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Working group notes for GraphQL
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agendas add tanay pratap to June meeting (#168) May 9, 2019
notes Meetings from meeting #7 Oct 1, 2018

GraphQL Working Group

GraphQL WG (Working Group) is a monthly virtual meeting of maintainers of commonly used GraphQL libraries and tools and significant contributors to the GraphQL community, operated by the GraphQL Foundation.

The GraphQL WG's primary purpose is to discuss and agree upon proposed additions to the GraphQL Specification. Additionally, the group may discuss and collaborate on other relevant technical topics concerning core GraphQL projects.

Anyone in the public GraphQL community may attend a GraphQL WG meeting, provided they first sign the Specification Membership Agreement or belong to an organization who has signed.

This repository holds agendas and notes for all meetings past and upcoming. Anyone may edit an upcoming event's agenda to attend or propose a topic.

All meetings occur via video conference, however participating company offices are welcome to host guests.

Meetings are typically scheduled for the first Thursday of each month at 9:00am Pacific US time. Check the agendas/ for the exact date and time of upcoming meetings.

Joining a meeting?

To request participation in an upcoming meeting, please send a pull request by editing the relevant meeting agenda.

Want to help us keep up?

We're always looking for volunteers to help take notes from the meetings, the results of which are shared in notes/. If you're interested in taking notes, sign up for a meeting in agendas/ and indicate that you're willing to be a note taker.

Participation guidelines

Meetings with many participants, especially over video, can easily get hard to follow or run off course. When we talk about issues we care about, it's easy to get into heated debate. In order to respect everyone's time, and arrive to worthwhile outcomes, consider a few guidelines:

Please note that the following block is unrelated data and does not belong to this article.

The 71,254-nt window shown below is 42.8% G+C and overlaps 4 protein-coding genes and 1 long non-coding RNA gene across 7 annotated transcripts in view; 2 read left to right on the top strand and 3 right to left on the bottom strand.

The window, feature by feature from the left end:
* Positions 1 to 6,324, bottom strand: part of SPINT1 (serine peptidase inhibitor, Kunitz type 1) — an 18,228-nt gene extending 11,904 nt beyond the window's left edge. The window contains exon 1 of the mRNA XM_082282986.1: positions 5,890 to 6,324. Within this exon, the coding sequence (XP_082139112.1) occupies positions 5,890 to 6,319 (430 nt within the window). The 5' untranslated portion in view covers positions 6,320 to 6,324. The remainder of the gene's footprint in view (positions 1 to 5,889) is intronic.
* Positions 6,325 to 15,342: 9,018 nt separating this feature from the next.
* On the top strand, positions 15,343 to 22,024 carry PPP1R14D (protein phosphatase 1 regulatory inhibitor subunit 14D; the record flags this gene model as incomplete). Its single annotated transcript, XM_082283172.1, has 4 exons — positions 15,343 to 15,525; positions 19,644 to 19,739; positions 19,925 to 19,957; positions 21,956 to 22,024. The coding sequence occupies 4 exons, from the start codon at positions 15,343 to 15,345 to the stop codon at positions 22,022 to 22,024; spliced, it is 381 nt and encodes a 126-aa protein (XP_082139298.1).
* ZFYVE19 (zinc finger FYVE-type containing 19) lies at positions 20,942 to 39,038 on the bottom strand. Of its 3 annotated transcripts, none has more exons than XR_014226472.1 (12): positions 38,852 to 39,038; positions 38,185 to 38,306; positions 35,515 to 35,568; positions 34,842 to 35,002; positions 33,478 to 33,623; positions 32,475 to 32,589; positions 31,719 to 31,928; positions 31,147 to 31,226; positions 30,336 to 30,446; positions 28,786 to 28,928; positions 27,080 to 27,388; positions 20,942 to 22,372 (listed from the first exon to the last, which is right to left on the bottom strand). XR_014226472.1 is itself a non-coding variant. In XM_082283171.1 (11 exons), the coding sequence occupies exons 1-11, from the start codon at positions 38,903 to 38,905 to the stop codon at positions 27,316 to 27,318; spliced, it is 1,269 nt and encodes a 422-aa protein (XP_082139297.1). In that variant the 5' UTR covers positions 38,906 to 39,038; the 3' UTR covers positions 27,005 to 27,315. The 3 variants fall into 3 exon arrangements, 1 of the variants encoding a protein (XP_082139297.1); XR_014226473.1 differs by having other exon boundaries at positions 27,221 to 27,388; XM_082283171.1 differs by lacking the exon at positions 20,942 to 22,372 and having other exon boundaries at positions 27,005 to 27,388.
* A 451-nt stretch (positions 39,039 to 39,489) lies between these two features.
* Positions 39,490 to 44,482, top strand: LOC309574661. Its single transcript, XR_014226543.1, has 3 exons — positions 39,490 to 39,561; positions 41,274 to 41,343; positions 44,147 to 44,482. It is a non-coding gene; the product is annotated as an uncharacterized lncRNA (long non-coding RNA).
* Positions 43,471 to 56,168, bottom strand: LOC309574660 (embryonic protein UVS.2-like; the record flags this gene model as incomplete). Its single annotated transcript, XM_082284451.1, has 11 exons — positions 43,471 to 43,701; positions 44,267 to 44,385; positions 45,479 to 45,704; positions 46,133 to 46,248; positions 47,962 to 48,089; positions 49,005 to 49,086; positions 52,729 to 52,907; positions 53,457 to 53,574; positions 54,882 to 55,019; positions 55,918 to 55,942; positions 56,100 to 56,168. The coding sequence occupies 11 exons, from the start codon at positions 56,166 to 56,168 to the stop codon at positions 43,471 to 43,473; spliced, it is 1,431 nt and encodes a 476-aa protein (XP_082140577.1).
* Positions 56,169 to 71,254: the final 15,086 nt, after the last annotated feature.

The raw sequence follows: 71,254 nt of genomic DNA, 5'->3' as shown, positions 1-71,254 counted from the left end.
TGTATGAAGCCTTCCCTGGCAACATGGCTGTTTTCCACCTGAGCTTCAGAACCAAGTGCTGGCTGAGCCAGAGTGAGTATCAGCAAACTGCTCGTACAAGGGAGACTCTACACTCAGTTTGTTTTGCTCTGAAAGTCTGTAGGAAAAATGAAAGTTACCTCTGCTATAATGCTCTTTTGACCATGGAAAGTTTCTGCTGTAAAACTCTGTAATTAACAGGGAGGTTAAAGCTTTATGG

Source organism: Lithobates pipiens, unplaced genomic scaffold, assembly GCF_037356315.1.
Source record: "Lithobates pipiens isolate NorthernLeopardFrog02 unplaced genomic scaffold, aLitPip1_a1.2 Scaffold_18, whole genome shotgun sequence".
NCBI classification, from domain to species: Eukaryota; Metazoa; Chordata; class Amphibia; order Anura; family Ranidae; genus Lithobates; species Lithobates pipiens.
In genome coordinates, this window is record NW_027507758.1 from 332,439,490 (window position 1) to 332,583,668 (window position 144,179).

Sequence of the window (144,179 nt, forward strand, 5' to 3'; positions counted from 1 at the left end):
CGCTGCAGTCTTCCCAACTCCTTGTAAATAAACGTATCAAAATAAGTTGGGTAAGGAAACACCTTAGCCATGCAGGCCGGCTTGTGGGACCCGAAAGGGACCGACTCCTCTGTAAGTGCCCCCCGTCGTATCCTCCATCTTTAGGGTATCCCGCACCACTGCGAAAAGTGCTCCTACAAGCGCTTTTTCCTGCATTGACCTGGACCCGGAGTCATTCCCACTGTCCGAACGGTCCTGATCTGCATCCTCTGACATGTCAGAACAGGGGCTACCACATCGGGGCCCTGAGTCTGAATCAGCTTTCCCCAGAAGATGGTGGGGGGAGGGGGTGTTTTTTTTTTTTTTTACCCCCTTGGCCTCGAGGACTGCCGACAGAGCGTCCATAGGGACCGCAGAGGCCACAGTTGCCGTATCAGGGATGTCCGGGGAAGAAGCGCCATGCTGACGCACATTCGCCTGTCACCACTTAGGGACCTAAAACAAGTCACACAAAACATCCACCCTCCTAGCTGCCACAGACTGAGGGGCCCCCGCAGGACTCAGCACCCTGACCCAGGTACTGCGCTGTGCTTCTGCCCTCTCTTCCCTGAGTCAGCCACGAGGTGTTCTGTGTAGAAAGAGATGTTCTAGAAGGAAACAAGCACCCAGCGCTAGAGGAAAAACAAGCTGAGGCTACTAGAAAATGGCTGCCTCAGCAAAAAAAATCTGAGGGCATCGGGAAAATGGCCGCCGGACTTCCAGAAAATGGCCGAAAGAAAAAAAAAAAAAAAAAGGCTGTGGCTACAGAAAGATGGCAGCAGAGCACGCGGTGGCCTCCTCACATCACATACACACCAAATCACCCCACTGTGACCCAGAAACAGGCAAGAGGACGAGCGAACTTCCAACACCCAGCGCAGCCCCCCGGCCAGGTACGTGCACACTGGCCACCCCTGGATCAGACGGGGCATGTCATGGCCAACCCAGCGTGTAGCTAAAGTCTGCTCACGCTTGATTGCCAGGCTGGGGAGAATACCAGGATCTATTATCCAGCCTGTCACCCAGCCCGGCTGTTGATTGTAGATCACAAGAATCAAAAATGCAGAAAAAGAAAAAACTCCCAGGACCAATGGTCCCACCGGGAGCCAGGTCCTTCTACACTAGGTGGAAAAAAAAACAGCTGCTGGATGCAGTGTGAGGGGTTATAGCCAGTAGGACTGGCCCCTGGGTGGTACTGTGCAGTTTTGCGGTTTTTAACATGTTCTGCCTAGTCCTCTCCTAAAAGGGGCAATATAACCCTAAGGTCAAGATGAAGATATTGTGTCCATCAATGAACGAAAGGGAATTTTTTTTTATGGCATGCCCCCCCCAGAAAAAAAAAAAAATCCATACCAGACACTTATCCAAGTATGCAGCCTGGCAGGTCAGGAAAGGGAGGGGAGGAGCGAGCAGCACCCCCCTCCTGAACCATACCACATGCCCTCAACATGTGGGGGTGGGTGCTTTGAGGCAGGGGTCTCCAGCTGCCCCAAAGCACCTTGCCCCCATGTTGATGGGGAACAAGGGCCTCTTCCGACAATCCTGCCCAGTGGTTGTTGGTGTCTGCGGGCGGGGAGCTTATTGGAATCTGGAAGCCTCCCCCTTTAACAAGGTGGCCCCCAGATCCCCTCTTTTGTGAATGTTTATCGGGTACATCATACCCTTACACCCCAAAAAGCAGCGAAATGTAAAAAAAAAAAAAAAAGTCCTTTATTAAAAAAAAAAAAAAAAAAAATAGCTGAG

These guidelines are heavily inspired by Allen Wirfs-Brock.


Being in the room when decisions are being made is exciting, but meetings with large groups of people are much more difficult to follow. Only attend if an agenda item directly concerns you and your work, and you expect to participate.

Don't talk too much

The biggest distraction with many people on a video call is interruption, and interruptions are frequent when someone is talking for too long. Only speak up if you have something important to add to the discussion and be courteous of others and avoid interruption.

Volunteer to take notes

The rest of the community follows along with the group's discussion by reading the meeting notes. Volunteering to take notes is a great service to that community and a great way to participate if you don't have an agenda item.

Have an outcome in mind

Know what you and your organization wish to accomplish from the meeting and make that clear to the group to keep discussion focused on what's valuable to your agenda item. Complex or challenging outcomes might take intermediate goals across multiple meetings.


Projects like GraphQL succeed when their leaders are active contributors more than passive participants. Follow up on your discussion with pull requests to projects, or planned events.

Choose your battles

We're all passionate about GraphQL and it's easy to get mired with an opinion in every agenda item. There are many ways to solve a problem and you won't always agree with all of them. Express your views but don't argue about a topic that is not relevant to your goals.

Champion alternatives

Sometimes you'll disagree with someone but will find it difficult or impossible to convince them of the problems you see. Instead of spending your energy fighting, commit to developing an alternative proposal so future discussion can be about substance.

Block progress as a last resort

This working group is only effective when consensus can be reached, even though there may be disagreements along the way. You should avoid blocking progress if possible, otherwise you may be seen as hostile to the group. However, if you have a serious issue with a proposed agenda item outcome, you must make it clear.

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